Adverse Reactions/Side Effects

Central nervous system

  • dizziness
  • malaise

Ear, Eye, Nose, Throat

  • nasal stuffiness
  • tinnitus


  • arrhythmias
  • hypotension (IV only)


  • anorexia
  • bloating
  • cramping
  • diarrhea
  • nausea


  • diuresis
  • renal failure


  • myopathy


Drug-Drug interaction

Concurrent use with estrogens, conjugated may result in a hypercoagulable state.Concurrent use with clotting factors may ↑ risk of thromboses.


Acute Bleeding Syndromes due to Elevated Fibrinolytic Activity

Oral (Adults) 5 g 1st hr, followed by 1–1.25 g q hr for 8 hr or until hemorrhage is controlled; or 6 g over 24 hr after prostate surgery (not >30 g/day).
Intravenous (Adults) 4–5 g over 1st hr, followed by 1 g/hr for 8 hr or until hemorrhage is controlled; or 6 g over 24 hr after prostate surgery (not >30 g/day).
Oral Intravenous (Children) 100 mg/kg or 3 g/m2 over 1st hr, followed by continuous infusion of 33.3 mg/kg/hr; or 1 g/m2/hr (total dose not >18 g/m2/24 hr).

Subarachnoid Hemorrhage

Oral (Adults) To follow IV—3 g q 2 hr (36 g/day). If no surgery is performed, continue for 21 days after bleeding stops, then decrease to 2 g q 2 hr (24 g/day) for 3 days, then 1 g q 2 hr (12 g/day) for 3 days.
Intravenous (Adults) 36 g/day for 10 days followed by PO.

Prevention of Bleeding Following Oral Surgery in Hemophiliacs

Oral (Adults) 75 mg/kg (up to 6 g) immediately after procedure, then q 6 hr for 7–10 days; syrup may also be used as an oral rinse of 1.25 g (5 mL) 4 times a day for 7–10 days.
Intravenous Oral (Children) Also for epistaxis—50–100 mg/kg/dose administered IV every 6 hr for 2–3 days starting 4 hr before the procedure. After completion of IV therapy, aminocaproic acid should be given as 50–100 mg/kg/dose orally every 6 hr for 5–7 days.


Tablets: 500 mg, 1000 mg
Syrupraspberry flavor: 1.25 g/5 mL
Injection: 250 mg/mL

Nursing implications

Nursing assessment

  • Monitor BP, pulse, and respiratory status as indicated by severity of bleeding.
  • Monitor for overt bleeding every 15–30 min.
  • Monitor neurologic status (pupils, level of consciousness, motor activity) in patients with subarachnoid hemorrhage.
  • Monitor intake and output ratios frequently; notify physician if significant discrepancies occur.
  • Assess for thromboembolic complications (especially in patients with history). Notify health care professional of positive Homans’ sign, leg pain and edema, hemoptysis, dyspnea, or chest pain.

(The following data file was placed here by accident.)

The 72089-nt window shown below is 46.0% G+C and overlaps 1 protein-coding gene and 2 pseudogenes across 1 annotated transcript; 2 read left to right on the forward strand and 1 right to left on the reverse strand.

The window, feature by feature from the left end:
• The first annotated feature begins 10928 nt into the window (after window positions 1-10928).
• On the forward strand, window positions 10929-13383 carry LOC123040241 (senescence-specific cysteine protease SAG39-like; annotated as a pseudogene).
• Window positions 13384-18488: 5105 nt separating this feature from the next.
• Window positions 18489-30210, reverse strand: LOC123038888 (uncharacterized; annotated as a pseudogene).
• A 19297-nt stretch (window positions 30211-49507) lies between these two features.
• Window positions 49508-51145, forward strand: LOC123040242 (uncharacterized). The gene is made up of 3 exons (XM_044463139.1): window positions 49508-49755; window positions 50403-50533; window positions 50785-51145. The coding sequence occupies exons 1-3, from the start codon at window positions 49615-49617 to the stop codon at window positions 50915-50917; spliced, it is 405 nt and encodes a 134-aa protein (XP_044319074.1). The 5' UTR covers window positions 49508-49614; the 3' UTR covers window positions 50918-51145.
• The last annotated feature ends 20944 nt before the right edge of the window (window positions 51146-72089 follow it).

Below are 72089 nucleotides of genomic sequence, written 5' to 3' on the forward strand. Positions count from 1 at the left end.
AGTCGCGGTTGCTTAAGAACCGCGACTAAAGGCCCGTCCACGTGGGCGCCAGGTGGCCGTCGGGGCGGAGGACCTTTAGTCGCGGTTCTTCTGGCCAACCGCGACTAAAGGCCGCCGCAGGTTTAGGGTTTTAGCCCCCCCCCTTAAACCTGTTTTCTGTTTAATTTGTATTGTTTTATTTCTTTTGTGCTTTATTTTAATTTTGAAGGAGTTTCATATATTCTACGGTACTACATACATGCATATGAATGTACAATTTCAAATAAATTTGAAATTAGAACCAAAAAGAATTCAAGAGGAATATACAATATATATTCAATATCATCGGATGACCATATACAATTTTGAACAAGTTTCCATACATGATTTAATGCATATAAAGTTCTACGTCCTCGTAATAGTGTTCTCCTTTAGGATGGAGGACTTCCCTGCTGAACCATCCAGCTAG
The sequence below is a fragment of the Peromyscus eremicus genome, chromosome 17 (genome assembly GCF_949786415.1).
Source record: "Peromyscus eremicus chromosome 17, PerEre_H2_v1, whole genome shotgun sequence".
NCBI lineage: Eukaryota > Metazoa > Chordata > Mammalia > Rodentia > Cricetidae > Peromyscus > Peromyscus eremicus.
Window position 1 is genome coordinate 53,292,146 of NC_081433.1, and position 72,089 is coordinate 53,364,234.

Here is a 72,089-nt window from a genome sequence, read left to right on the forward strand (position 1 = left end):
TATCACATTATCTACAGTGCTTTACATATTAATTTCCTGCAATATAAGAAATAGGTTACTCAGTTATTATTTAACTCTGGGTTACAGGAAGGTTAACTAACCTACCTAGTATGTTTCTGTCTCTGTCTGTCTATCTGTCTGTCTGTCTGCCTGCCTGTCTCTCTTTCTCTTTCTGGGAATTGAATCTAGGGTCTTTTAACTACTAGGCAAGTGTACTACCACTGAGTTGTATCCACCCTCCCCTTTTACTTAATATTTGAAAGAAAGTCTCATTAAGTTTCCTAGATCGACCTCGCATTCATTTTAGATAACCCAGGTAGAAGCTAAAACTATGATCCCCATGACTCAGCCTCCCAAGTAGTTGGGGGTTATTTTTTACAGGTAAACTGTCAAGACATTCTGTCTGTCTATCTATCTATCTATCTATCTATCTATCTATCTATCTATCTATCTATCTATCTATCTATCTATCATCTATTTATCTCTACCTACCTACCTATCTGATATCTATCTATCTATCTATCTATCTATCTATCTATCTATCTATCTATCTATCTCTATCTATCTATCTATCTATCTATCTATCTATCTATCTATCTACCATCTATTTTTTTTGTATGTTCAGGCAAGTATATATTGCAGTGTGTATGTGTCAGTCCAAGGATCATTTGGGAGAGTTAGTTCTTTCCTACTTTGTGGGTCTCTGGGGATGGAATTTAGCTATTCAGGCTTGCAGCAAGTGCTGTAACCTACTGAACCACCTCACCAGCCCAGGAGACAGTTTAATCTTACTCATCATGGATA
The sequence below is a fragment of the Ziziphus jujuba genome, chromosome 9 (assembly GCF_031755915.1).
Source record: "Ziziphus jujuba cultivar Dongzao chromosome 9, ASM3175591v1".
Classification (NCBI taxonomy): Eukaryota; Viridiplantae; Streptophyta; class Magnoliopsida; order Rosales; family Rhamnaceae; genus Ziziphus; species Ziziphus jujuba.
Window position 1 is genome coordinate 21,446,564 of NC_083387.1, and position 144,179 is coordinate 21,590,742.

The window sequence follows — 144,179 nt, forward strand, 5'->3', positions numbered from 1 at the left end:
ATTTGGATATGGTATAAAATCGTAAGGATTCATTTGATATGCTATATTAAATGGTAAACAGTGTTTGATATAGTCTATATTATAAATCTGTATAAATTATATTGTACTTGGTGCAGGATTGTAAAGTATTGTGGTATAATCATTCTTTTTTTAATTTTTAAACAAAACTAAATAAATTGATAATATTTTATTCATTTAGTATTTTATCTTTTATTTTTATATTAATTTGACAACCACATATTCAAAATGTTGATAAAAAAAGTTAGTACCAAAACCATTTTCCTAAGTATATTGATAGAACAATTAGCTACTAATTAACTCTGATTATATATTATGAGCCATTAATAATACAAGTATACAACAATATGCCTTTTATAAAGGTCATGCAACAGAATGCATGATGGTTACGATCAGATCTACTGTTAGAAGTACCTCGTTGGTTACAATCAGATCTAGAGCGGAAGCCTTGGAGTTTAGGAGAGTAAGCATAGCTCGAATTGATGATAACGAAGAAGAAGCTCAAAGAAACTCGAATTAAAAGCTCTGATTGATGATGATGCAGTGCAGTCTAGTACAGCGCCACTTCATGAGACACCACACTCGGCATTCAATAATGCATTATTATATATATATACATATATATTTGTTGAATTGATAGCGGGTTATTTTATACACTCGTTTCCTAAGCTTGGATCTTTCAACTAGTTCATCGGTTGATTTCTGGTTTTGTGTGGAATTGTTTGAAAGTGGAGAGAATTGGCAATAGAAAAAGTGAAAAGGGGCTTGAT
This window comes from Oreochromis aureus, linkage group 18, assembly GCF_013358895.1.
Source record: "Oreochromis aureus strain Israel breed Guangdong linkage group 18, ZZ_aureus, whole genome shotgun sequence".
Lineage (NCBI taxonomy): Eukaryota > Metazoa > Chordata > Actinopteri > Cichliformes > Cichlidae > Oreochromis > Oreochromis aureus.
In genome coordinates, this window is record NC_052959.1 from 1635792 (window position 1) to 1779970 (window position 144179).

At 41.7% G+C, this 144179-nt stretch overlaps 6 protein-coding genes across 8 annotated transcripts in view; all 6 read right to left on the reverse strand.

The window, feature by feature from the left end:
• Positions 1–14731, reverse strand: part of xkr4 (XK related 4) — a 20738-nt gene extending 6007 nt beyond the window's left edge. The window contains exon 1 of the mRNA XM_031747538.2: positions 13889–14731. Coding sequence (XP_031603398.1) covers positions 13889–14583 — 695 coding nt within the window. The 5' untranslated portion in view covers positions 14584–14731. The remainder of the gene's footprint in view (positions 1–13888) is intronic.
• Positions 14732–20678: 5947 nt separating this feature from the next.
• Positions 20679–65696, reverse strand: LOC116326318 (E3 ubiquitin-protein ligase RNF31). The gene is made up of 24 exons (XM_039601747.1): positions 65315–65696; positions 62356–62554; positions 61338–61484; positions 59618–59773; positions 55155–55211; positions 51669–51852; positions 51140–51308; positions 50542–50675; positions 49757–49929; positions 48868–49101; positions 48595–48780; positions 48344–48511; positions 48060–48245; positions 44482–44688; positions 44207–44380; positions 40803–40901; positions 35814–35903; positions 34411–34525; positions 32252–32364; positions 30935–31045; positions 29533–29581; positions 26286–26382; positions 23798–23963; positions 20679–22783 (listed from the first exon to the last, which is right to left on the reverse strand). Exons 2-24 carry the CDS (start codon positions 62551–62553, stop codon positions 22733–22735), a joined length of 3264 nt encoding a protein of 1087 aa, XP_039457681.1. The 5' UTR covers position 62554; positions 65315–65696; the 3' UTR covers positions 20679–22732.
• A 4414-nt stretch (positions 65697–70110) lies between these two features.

• Lab Test Considerations: Monitor platelet count and clotting factors prior to and periodically throughout therapy in patients with systemic fibrinolysis.
    • ↑ CPK, AST, and serum aldolase may indicate myopathy.
    • May ↑ serum potassium.

Potential Nursing Diagnoses

Ineffective tissue perfusion (Indications)
Risk for injury (Indications,  Side Effects)


  • Oral: Syrup may be used as an oral rinse, swished for 30 sec 4 times/day for 7–10 days for the control of bleeding during dental and oral surgery in hemophilic patients. Small amounts may be swallowed, except during 1st and 2nd trimesters of pregnancy. Syrup may be applied with an applicator in children or unconscious patients.
  • Intravenous Administration
  • pH: 6–7.6.
  • Intravenous: Stabilize IV catheter to minimize thrombophlebitis. Monitor site closely.
  • Intermittent Infusion: Diluent: Do not administer undiluted. Dilute initial 4–5 g dose in 250 mL of sterile water for injection, 0.9% NaCl, D5W, or LR. Do not dilute with sterile water in patients with subarachnoid hemorrhage.Concentration: 20 mg/mL.
  • Rate: Single doses: Administer over 1 hr. Rapid infusion rate may cause hypotension, bradycardia, or other arrhythmias.
  • Continuous Infusion: Administer IV solution using infusion pump to ensure accurate dose. Administer via slow IV infusion.
  • Rate: Initial dose may be followed by a continuous infusion of 1–1.25 g/hr in adults or 33.3 mg/kg/hr in children.